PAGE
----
Real Madrid legend Alfredo di Stefano, considered of the greatest soccer players of all time, died in a Spanish hospital on Monday aged 88, drawing tributes from around the sporting world.
A hero of the all-conquering Real sides of the 1950s and 1960s, the striker known as the Saeta Rubia, “Blonde Arrow,” is ranked alongside Pele, Maradona and Johan Cruyff, even though, unlike them, he missed out on FIFA World Cup glory.
Announcing his death on Monday, Real Madrid praised the Argentina-born Di Stefano, who was the club’s honorary president, “the best player of all time.”
All of Spain mourned the Blonde Arrow yesterday, paying homage to the player who inspired millions of fans during the isolation of the Franco era. As Di Stefano’s body lay in state at Real’s Estadio Santiago Bernabeu, the press lavished praise on the man they called a “genius” and a “legend.”
Leading sports daily Marca yesterday left its cover almost entirely white, except for a small black-and-white photograph showing the back of a departing Di Stefano wearing his No. 9 shirt, his hand waving high in the air as if saying farewell, and his dates of birth and death below.
The paper urged Real to withdraw the No. 9 shirt in Di Stefano’s “eternal honor.”
The director of rival sports daily AS, Alfredo Relano, said Di Stefano’s exploits on foreign fields gave Spain pride in the 1950s, during the rule of General Francisco Franco.
“In the poor, isolated, aged and introverted Spain of the second half of the 1950s, there was something to hang on to: Real Madrid, the European Cup, those remote games in Belgrade, Vienna, Brussels, Glasgow,” Relano said.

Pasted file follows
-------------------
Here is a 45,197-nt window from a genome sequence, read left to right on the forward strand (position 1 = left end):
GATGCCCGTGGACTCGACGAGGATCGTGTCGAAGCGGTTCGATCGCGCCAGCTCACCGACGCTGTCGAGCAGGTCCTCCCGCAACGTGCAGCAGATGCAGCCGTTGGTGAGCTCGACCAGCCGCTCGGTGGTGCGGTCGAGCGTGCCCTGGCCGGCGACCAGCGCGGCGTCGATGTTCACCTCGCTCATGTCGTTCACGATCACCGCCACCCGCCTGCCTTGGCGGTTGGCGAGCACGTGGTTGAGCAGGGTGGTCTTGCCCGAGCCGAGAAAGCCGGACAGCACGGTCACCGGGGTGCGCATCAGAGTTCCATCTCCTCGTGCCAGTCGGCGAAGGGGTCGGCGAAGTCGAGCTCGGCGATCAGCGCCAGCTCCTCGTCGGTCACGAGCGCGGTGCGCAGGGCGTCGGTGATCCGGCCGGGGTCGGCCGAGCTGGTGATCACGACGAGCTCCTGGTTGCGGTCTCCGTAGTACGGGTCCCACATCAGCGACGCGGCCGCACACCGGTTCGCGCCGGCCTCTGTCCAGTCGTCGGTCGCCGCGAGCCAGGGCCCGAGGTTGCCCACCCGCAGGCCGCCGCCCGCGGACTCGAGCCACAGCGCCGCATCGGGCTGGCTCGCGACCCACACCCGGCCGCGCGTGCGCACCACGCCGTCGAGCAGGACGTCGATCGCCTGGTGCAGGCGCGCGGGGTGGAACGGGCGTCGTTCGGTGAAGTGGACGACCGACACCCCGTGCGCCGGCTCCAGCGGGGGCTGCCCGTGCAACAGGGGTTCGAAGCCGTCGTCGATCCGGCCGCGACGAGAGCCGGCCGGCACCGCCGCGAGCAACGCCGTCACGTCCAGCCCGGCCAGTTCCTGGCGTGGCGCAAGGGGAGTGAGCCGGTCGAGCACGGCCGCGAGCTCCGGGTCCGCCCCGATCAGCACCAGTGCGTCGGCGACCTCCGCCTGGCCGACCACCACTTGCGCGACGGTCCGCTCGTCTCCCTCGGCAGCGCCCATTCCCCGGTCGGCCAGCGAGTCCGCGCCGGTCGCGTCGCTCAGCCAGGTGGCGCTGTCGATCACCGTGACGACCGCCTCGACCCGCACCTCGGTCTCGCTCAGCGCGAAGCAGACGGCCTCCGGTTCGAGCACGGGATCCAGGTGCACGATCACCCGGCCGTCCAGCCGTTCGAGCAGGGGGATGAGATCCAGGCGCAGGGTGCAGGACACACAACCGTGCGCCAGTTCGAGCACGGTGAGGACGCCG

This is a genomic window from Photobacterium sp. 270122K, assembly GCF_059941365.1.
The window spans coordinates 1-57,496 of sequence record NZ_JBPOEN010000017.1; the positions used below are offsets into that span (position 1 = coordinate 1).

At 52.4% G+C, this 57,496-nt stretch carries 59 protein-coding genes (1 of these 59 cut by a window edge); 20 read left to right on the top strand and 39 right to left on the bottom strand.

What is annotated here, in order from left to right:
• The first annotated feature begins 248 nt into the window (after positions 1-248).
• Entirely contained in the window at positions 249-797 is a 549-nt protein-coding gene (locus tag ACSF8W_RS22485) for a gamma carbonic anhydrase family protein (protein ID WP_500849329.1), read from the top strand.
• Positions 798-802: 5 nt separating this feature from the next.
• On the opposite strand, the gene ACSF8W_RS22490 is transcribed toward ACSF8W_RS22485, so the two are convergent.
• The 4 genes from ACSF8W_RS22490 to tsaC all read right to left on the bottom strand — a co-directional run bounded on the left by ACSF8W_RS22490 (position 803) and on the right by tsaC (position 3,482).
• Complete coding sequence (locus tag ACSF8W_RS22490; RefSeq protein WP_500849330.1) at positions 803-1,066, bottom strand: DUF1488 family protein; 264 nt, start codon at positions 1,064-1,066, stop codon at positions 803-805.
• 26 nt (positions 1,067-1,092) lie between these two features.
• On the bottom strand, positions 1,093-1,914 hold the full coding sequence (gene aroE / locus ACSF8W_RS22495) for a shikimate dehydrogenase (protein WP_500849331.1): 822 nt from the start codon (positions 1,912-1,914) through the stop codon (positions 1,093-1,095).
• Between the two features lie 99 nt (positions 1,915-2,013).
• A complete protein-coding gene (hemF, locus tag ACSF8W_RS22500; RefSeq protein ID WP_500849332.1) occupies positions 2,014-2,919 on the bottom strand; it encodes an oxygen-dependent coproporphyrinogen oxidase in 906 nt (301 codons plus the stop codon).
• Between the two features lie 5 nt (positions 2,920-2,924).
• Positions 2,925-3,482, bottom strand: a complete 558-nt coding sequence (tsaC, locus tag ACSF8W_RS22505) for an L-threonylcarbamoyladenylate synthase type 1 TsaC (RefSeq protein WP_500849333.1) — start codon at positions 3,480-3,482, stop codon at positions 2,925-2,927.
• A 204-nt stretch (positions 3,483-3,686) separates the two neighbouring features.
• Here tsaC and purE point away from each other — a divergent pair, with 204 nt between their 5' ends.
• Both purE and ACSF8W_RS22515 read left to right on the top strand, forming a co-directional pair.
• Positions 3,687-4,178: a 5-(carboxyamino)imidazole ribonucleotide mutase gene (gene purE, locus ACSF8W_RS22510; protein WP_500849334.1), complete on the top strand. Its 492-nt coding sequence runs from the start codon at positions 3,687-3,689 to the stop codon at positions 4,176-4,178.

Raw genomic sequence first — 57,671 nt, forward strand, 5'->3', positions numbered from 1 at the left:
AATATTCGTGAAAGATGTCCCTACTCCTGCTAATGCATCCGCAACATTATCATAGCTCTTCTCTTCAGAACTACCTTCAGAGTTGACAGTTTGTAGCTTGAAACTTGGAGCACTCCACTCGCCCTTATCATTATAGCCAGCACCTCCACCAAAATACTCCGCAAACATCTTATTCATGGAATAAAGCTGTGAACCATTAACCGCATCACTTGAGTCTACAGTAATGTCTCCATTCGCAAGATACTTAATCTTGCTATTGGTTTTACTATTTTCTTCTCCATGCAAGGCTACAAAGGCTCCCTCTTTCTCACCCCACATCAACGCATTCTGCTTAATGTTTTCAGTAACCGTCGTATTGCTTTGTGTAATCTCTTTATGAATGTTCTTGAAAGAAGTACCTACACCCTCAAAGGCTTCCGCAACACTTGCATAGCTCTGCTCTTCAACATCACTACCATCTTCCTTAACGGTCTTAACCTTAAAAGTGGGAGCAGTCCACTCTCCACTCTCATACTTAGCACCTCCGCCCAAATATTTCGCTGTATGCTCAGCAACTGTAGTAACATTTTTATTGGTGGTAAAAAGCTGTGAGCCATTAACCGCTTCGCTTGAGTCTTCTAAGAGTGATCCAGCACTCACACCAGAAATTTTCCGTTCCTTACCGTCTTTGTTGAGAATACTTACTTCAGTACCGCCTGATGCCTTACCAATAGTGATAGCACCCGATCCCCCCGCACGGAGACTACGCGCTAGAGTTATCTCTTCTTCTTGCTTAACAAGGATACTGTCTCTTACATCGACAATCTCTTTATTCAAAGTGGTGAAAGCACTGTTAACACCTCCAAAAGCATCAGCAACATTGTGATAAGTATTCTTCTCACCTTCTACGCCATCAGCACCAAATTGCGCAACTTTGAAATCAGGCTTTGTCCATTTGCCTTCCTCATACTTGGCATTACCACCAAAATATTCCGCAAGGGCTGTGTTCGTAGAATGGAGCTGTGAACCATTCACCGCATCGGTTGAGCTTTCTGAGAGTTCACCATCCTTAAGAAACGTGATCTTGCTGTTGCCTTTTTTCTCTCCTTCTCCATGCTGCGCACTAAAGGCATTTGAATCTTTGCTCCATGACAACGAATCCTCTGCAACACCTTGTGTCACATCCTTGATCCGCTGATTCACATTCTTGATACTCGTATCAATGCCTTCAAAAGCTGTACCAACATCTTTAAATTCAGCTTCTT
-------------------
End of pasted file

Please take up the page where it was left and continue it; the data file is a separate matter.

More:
“Alfredo di Stefano changed the history of this club and he changed the history of football,” Real chairman Florentino Perez told a news conference on Monday. “He has left us, but his legend will live forever.”
Di Stefano went into a coma after suffering a heart attack on Saturday at a restaurant near the Bernabeu in the Spanish capital.
He died on Monday at 5:15pm at the Hospital Gregorio Maranon, Real said in a statement.
Di Stefano had been hospitalized for similar episodes before and underwent emergency quadruple heart by-pass surgery after a heart attack in 2005.
A player capable of disorienting dribbles, pinpoint passes and a lethal threat in front of goal, Di Stefano combined technical and tactical skill with an irrepressible spirit.
A match without goals “is like a Sunday without sunshine,” went one of his best-known sayings.
He was a two-time European Footballer of the Year in 1957 and 1959, but never made it to the finals of a World Cup.
Argentina did not play in the 1950 and 1954 finals and having obtained Spanish citizenship in 1956, Di Stefano missed out on the 1958 finals after La Roja failed to qualify. Spain reached the 1962 tournament in Chile, but injury prevented Di Stefano, then 35, from taking part.
He was one of Real Madrid’s most celebrated players, representing Los Blancos for 11 seasons between 1953 and 1964. He helped Real end a 21-year wait for the title in his first season and added a further seven league crowns.
However, it was on the European stage that Di Stefano truly cemented his status as one of the game’s greats, as he helped Real win the first five editions of the predecessor to the UEFA Champions League between 1956 and 1960, a record that stands to this day.